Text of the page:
When the operating system needs a program or process, the first place it looks is in physical memory. If the required program or process is not in physical memory, the system looks in logical memory (the page file). If the program or process is not in logical memory, the system then must retrieve the program or process from the hard disk. It can take thousands of times longer to access information from the hard disk than to get it from physical RAM. If your computer is using excessive paging, that is an indication that your computer does not have enough physical memory.

Insufficient memory is the most likely cause of system bottlenecks. If you have no idea what is causing a system bottleneck, memory is usually a good place to start checking. To determine how memory is being used, you need to examine the following two areas:

Physical Memory The physical RAM you have installed on your computer. You should have as much memory as either your machine or budget can handle. It's actually a good idea to have more memory than you think you will need just to be on the safe side. As you've probably noticed, each time you add or upgrade applications, you require more system memory.

Page File Logical memory exists on your hard drive. If you are using excessive paging (swapping between the page file and physical RAM) or hard page faults, it's a clear sign that you need to add more memory.

The first step in memory management is determining how much memory your computer has installed and what the appropriate memory requirements are based on the operating system requirements and the applications and services you are running on your computer.

5.2. Key Counters to Track for Memory Management

The following three counters are the three most important counters for monitoring memory:

Memory => Available Mbytes Memory => Available MBytes measures the amount of physical memory that is available to run processes on the computer. If this number is less than 20 percent of your installed memory, it indicates that you might have an overall shortage of physical memory for your computer, or you possibly have an application that is not releasing memory properly. You should consider adding more memory or evaluating application memory usage.

Memory => Pages/Sec Memory => Pages/Sec shows the number of times the requested information was not in memory and had to be retrieved from disk. This counter's value should be below 20; for optimal performance, it should be 4 or 5. If the number is above 20, you should add memory or research paging file use more thoroughly. Sometimes a high Pages/Sec counter is indicative of a program that is using a memory-mapped file.

Paging File => % Usage Paging File => % Usage indicates the percentage of the allocated page file that is currently in use. If this number is consistently over 70 percent, you might need to add more memory or increase the size of the page file. You should track this counter in conjunction with Available MBytes and Pages/Sec.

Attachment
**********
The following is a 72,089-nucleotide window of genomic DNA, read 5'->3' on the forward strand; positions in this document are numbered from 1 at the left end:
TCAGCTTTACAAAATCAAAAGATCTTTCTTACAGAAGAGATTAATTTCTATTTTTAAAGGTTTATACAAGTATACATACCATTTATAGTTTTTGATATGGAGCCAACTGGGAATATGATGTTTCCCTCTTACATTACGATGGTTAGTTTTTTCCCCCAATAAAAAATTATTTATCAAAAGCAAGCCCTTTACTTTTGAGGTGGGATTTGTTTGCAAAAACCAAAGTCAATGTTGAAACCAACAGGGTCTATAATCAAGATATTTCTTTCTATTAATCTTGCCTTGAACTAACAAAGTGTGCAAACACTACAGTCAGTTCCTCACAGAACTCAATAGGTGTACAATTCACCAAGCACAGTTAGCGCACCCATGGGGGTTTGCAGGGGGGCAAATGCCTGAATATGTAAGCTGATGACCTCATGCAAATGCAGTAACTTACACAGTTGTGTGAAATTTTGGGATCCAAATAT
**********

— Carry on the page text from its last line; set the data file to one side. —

The counters listed previously work together to show what is happening on your system. Use the Paging File => % Usage counter value in conjunction with the Memory => Available MBytes and Memory => Pages/Sec counters to determine how much paging is occurring on your computer.

Along with memory counters, processor (or CPU) counters are valuable in evaluating Windows 7 performance.

5.3. Managing Processor Performance

Processor bottlenecks can develop when the threads of a process require more processing cycles than are currently available. In this case, the process will wait in a processor queue, and system responsiveness will be slower than if process requests could be immediately served. The most common causes of processor bottlenecks are processor-intensive applications and other subsystem components that generate excessive processor interrupts (for example, disk or network subsystems).

In a workstation environment, processors are usually not the source of bottlenecks. However, you should still monitor this subsystem to make sure that processor utilization is at an efficient level.

Let's now take a look at some of the key counters that you need to track when watching the processor.

5.4. Key Counters to Track for the Processor

You can track processor utilization through the Processor and System objects to determine whether a processor bottleneck exists. The following three counters are the most important counters for monitoring the system processor:

Processor => % Processor Time Processor => % Processor Time measures the time that the processor spends responding to sysrem requests. If this value is consistently above an average of 85 percent, you might have a processor bottleneck. The Processor => % User Time and Processor => % Privileged Time counters combine to show the total % Processor Time counter. You can monitor these counters individually for more detail.

Processor => Interrupts/Sec Processor => Interrupts/Sec shows the average number of hardware interrupts received by the processor each second. If this value is more than 3,000, you might have a problem with a program or hardware that is generating spurious interrupts. (This value will vary in optimization based on the processor type; you'll need to do a little research for your specific processor to see the appropriate value.)